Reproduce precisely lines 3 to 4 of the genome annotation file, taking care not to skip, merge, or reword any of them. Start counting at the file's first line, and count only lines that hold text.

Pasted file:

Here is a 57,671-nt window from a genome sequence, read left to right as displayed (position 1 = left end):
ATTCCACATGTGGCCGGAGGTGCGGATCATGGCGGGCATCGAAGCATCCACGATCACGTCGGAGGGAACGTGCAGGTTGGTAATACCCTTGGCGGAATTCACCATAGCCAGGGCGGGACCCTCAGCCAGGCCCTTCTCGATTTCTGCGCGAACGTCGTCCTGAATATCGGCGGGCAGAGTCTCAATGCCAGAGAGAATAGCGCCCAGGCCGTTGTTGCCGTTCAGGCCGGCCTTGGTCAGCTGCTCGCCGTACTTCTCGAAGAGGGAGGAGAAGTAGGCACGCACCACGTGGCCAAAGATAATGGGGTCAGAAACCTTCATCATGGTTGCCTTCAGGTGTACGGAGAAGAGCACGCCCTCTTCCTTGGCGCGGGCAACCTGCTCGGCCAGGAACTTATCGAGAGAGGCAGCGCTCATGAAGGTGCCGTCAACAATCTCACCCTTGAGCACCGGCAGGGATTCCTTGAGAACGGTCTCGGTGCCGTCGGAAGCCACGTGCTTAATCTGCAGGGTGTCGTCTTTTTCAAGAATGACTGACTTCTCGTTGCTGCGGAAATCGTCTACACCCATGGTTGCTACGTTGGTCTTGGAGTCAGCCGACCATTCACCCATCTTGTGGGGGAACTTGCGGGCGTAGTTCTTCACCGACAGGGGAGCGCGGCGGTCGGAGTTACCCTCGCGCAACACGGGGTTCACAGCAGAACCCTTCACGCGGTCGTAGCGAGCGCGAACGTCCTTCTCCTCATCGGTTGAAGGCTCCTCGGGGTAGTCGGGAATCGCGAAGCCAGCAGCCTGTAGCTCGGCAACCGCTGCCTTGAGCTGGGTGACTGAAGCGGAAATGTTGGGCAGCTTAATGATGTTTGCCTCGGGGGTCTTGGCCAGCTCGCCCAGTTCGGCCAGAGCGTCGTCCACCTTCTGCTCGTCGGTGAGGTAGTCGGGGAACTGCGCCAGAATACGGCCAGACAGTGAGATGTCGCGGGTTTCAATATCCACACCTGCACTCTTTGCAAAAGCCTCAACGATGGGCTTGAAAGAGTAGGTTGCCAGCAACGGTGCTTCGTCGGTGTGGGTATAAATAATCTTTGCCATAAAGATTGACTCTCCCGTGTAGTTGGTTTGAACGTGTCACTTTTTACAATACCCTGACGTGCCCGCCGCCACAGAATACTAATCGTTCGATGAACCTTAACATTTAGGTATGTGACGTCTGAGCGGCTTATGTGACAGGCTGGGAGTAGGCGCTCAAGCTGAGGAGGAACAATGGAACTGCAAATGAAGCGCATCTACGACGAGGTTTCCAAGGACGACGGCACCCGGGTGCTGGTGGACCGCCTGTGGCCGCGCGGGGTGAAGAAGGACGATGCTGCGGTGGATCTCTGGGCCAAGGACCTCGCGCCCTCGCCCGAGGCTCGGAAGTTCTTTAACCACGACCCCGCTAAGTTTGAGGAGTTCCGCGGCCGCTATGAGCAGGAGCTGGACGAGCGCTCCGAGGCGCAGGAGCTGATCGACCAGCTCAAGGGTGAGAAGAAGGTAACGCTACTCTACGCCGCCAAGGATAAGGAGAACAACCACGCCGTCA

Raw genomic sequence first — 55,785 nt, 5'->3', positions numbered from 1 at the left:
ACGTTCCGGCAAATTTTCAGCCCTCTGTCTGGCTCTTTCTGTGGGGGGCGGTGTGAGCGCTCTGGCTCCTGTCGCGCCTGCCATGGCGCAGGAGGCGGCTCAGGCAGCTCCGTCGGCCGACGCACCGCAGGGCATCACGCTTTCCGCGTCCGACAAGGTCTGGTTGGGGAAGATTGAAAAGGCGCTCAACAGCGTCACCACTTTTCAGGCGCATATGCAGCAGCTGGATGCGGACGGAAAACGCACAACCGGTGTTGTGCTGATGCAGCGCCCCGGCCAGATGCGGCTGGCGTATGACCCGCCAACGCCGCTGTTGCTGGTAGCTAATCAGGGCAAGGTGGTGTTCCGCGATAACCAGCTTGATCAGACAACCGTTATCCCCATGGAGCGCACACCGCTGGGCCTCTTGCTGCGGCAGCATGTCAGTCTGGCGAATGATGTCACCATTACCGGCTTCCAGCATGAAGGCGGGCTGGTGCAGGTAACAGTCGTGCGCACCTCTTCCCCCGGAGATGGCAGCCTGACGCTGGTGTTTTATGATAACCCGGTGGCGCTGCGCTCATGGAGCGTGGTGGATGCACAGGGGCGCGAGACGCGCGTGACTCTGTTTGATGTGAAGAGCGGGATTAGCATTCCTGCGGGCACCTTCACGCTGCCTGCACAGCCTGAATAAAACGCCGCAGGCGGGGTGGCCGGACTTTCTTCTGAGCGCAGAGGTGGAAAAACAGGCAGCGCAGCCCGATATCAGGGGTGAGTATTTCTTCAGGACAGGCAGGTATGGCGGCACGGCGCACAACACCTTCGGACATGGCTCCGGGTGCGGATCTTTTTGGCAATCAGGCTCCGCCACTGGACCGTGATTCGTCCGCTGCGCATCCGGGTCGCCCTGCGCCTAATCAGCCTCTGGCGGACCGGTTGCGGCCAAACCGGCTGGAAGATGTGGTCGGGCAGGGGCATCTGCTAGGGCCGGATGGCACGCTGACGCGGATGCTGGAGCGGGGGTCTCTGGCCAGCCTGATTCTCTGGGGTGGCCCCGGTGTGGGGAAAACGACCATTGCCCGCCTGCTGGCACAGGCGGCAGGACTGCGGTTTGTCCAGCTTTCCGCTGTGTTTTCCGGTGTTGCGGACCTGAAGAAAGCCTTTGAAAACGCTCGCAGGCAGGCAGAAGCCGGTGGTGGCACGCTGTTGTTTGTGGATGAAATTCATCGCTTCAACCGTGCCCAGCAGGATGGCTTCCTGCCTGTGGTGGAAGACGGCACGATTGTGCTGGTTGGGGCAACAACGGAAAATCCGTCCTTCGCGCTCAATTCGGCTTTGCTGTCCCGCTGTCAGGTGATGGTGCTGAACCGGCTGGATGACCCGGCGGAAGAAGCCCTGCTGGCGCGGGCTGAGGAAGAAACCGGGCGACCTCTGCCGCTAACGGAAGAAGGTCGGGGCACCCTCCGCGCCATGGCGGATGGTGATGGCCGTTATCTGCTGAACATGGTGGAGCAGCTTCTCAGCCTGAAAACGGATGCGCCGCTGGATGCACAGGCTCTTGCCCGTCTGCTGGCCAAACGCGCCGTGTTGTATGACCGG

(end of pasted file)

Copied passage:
Raw genomic sequence first — 55,785 nt, 5'->3', positions numbered from 1 at the left:
ACGTTCCGGCAAATTTTCAGCCCTCTGTCTGGCTCTTTCTGTGGGGGGCGGTGTGAGCGCTCTGGCTCCTGTCGCGCCTGCCATGGCGCAGGAGGCGGCTCAGGCAGCTCCGTCGGCCGACGCACCGCAGGGCATCACGCTTTCCGCGTCCGACAAGGTCTGGTTGGGGAAGATTGAAAAGGCGCTCAACAGCGTCACCACTTTTCAGGCGCATATGCAGCAGCTGGATGCGGACGGAAAACGCACAACCGGTGTTGTGCTGATGCAGCGCCCCGGCCAGATGCGGCTGGCGTATGACCCGCCAACGCCGCTGTTGCTGGTAGCTAATCAGGGCAAGGTGGTGTTCCGCGATAACCAGCTTGATCAGACAACCGTTATCCCCATGGAGCGCACACCGCTGGGCCTCTTGCTGCGGCAGCATGTCAGTCTGGCGAATGATGTCACCATTACCGGCTTCCAGCATGAAGGCGGGCTGGTGCAGGTAACAGTCGTGCGCACCTCTTCCCCCGGAGATGGCAGCCTGACGCTGGTGTTTTATGATAACCCGGTGGCGCTGCGCTCATGGAGCGTGGTGGATGCACAGGGGCGCGAGACGCGCGTGACTCTGTTTGATGTGAAGAGCGGGATTAGCATTCCTGCGGGCACCTTCACGCTGCCTGCACAGCCTGAATAAAACGCCGCAGGCGGGGTGGCCGGACTTTCTTCTGAGCGCAGAGGTGGAAAAACAGGCAGCGCAGCCCGATATCAGGGGTGAGTATTTCTTCAGGACAGGCAGGTATGGCGGCACGGCGCACAACACCTTCGGACATGGCTCCGGGTGCGGATCTTTTTGGCAATCAGGCTCCGCCACTGGACCGTGATTCGTCCGCTGCGCATCCGGGTCGCCCTGCGCCTAATCAGCCTCTGGCGGACCGGTTGCGGCCAAACCGGCTGGAAGATGTGGTCGGGCAGGGGCATCTGCTAGGGCCGGATGGCACGCTGACGCGGATGCTGGAGCGGGGGTCTCTGGCCAGCCTGATTCTCTGGGGTGGCCCCGGTGTGGGGAAAACGACCATTGCCCGCCTGCTGGCACAGGCGGCAGGACTGCGGTTTGTCCAGCTTTCCGCTGTGTTTTCCGGTGTTGCGGACCTGAAGAAAGCCTTTGAAAACGCTCGCAGGCAGGCAGAAGCCGGTGGTGGCACGCTGTTGTTTGTGGATGAAATTCATCGCTTCAACCGTGCCCAGCAGGATGGCTTCCTGCCTGTGGTGGAAGACGGCACGATTGTGCTGGTTGGGGCAACAACGGAAAATCCGTCCTTCGCGCTCAATTCGGCTTTGCTGTCCCGCTGTCAGGTGATGGTGCTGAACCGGCTGGATGACCCGGCGGAAGAAGCCCTGCTGGCGCGGGCTGAGGAAGAAACCGGGCGACCTCTGCCGCTAACGGAAGAAGGTCGGGGCACCCTCCGCGCCATGGCGGATGGTGATGGCCGTTATCTGCTGAACATGGTGGAGCAGCTTCTCAGCCTGAAAACGGATGCGCCGCTGGATGCACAGGCTCTTGCCCGTCTGCTGGCCAAACGCGCCGTGTTGTATGACCGG